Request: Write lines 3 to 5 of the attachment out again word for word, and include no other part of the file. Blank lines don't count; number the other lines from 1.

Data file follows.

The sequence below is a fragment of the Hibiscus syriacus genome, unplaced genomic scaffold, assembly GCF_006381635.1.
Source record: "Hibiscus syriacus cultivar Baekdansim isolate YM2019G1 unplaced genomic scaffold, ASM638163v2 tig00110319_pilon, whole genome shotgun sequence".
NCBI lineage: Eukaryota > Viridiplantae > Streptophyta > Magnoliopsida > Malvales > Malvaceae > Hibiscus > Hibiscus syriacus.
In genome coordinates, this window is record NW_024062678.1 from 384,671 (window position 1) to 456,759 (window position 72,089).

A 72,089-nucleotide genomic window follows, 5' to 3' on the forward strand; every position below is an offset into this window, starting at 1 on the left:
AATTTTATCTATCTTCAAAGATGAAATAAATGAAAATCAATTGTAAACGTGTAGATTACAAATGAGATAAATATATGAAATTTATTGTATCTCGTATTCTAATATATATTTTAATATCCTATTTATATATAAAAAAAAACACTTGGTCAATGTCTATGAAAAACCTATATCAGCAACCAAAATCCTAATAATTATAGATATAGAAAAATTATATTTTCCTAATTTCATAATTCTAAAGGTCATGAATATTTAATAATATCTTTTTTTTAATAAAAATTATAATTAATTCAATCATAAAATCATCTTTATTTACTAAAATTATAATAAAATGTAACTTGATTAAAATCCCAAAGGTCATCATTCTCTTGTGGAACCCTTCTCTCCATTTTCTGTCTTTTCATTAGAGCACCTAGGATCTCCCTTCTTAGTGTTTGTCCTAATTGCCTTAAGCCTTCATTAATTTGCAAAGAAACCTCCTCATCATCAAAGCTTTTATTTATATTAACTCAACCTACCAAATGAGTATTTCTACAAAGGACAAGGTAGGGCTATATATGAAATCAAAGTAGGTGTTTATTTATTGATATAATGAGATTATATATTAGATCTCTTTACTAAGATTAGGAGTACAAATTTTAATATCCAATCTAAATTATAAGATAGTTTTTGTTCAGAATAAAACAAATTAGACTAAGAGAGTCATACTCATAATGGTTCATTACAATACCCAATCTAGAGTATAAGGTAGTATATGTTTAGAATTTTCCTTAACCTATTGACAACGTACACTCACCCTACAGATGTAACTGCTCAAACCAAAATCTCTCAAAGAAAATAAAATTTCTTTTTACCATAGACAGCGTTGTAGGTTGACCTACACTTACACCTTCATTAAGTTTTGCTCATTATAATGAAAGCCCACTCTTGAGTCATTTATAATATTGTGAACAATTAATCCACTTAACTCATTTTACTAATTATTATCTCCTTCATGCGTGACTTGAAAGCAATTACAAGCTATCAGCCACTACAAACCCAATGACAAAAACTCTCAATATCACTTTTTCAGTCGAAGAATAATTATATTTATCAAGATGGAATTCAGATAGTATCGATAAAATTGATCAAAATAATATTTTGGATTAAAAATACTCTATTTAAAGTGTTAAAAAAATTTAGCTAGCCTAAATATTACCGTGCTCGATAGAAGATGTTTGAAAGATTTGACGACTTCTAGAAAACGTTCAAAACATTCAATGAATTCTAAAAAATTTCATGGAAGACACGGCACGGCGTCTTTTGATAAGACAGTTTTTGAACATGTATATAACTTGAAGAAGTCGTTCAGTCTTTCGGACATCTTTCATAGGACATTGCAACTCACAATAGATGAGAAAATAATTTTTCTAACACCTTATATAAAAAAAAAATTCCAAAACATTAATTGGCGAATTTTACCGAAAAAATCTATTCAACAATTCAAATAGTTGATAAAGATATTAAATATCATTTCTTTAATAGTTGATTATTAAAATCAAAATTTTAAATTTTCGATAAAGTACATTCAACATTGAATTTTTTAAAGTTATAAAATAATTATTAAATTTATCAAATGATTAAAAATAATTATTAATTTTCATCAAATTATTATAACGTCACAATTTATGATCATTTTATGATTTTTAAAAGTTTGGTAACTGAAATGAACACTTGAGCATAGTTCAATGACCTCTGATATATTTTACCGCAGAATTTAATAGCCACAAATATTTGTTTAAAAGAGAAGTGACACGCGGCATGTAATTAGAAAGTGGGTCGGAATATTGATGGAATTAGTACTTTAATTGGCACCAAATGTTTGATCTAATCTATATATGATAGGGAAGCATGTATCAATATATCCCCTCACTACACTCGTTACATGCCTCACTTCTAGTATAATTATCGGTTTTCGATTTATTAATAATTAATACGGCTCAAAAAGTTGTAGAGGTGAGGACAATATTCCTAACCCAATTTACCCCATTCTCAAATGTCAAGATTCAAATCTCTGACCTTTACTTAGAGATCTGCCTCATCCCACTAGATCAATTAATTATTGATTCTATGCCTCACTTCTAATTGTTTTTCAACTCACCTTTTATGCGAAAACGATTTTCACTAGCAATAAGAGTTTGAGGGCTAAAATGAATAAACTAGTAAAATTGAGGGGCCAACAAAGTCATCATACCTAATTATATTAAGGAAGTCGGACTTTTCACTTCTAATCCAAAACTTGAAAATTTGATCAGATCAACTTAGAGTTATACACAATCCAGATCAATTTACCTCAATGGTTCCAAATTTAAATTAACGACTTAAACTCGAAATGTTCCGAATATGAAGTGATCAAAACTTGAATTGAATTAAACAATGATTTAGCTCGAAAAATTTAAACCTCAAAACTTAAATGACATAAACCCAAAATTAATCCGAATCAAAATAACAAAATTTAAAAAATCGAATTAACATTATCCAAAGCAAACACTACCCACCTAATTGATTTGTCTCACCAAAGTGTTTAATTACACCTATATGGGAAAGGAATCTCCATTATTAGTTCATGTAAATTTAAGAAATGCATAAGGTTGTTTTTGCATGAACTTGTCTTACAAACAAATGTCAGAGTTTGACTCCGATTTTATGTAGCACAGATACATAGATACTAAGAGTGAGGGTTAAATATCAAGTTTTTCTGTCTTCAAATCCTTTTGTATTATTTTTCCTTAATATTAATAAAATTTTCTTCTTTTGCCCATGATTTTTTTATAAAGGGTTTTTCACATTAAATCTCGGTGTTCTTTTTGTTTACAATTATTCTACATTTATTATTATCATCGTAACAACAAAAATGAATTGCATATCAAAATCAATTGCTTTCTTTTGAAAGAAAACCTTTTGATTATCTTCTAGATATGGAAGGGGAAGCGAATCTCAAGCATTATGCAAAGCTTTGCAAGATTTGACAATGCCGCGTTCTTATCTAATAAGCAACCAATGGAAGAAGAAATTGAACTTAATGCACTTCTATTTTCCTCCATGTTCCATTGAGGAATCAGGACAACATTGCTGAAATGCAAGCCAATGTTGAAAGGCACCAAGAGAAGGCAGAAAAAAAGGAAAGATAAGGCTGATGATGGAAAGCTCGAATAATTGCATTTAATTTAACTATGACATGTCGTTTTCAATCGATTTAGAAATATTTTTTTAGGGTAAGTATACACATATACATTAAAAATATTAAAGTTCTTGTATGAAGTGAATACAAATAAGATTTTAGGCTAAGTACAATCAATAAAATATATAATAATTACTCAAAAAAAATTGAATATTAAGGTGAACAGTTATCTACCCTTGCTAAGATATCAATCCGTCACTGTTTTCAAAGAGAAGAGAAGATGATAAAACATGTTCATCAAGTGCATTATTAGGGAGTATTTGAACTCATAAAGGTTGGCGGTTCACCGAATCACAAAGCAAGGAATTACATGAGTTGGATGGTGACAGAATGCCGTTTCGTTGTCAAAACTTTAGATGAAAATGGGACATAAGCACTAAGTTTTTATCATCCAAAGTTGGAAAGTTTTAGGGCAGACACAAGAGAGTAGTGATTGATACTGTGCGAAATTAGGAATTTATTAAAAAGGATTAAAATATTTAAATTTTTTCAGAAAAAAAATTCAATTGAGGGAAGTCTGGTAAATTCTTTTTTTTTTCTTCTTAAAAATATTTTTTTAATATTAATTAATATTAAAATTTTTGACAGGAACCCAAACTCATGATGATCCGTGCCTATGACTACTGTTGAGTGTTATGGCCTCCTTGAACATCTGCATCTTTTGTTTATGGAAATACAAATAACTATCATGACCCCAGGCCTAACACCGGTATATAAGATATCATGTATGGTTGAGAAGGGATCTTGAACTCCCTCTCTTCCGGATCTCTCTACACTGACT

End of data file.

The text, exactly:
NCBI lineage: Eukaryota > Viridiplantae > Streptophyta > Magnoliopsida > Malvales > Malvaceae > Hibiscus > Hibiscus syriacus.
In genome coordinates, this window is record NW_024062678.1 from 384,671 (window position 1) to 456,759 (window position 72,089).

A 72,089-nucleotide genomic window follows, 5' to 3' on the forward strand; every position below is an offset into this window, starting at 1 on the left: